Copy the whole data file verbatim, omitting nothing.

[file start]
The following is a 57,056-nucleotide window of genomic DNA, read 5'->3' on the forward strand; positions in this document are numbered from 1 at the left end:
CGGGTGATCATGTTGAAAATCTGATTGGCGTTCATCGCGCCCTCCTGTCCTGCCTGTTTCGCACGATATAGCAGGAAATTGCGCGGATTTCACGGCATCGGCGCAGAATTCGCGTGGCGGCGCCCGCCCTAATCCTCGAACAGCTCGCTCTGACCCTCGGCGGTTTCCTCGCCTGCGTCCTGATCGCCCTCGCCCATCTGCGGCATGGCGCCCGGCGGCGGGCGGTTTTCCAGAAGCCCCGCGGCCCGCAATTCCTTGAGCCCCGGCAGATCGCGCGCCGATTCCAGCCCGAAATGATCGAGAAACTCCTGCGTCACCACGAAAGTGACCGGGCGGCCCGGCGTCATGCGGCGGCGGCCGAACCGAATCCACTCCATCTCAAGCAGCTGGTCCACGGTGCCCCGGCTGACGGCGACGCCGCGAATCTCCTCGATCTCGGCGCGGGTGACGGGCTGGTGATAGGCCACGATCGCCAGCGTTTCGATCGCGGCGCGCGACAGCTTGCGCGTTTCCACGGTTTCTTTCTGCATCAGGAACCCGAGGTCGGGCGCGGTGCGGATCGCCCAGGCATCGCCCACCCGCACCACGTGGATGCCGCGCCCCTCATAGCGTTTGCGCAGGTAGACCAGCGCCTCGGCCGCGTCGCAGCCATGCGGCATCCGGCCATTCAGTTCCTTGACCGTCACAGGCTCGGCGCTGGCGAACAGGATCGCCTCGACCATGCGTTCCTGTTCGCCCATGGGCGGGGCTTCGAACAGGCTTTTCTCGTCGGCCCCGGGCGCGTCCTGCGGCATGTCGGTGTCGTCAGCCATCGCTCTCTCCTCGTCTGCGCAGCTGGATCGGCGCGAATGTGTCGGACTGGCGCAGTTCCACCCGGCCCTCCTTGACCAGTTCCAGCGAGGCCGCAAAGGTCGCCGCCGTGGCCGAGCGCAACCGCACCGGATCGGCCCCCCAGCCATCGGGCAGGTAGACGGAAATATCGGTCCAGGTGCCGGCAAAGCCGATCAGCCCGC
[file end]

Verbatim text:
The following is a 57,056-nucleotide window of genomic DNA, read 5'->3' on the forward strand; positions in this document are numbered from 1 at the left end:
CGGGTGATCATGTTGAAAATCTGATTGGCGTTCATCGCGCCCTCCTGTCCTGCCTGTTTCGCACGATATAGCAGGAAATTGCGCGGATTTCACGGCATCGGCGCAGAATTCGCGTGGCGGCGCCCGCCCTAATCCTCGAACAGCTCGCTCTGACCCTCGGCGGTTTCCTCGCCTGCGTCCTGATCGCCCTCGCCCATCTGCGGCATGGCGCCCGGCGGCGGGCGGTTTTCCAGAAGCCCCGCGGCCCGCAATTCCTTGAGCCCCGGCAGATCGCGCGCCGATTCCAGCCCGAAATGATCGAGAAACTCCTGCGTCACCACGAAAGTGACCGGGCGGCCCGGCGTCATGCGGCGGCGGCCGAACCGAATCCACTCCATCTCAAGCAGCTGGTCCACGGTGCCCCGGCTGACGGCGACGCCGCGAATCTCCTCGATCTCGGCGCGGGTGACGGGCTGGTGATAGGCCACGATCGCCAGCGTTTCGATCGCGGCGCGCGACAGCTTGCGCGTTTCCACGGTTTCTTTCTGCATCAGGAACCCGAGGTCGGGCGCGGTGCGGATCGCCCAGGCATCGCCCACCCGCACCACGTGGATGCCGCGCCCCTCATAGCGTTTGCGCAGGTAGACCAGCGCCTCGGCCGCGTCGCAGCCATGCGGCATCCGGCCATTCAGTTCCTTGACCGTCACAGGCTCGGCGCTGGCGAACAGGATCGCCTCGACCATGCGTTCCTGTTCGCCCATGGGCGGGGCTTCGAACAGGCTTTTCTCGTCGGCCCCGGGCGCGTCCTGCGGCATGTCGGTGTCGTCAGCCATCGCTCTCTCCTCGTCTGCGCAGCTGGATCGGCGCGAATGTGTCGGACTGGCGCAGTTCCACCCGGCCCTCCTTGACCAGTTCCAGCGAGGCCGCAAAGGTCGCCGCCGTGGCCGAGCGCAACCGCACCGGATCGGCCCCCCAGCCATCGGGCAGGTAGACGGAAATATCGGTCCAGGTGCCGGCAAAGCCGATCAGCCCGC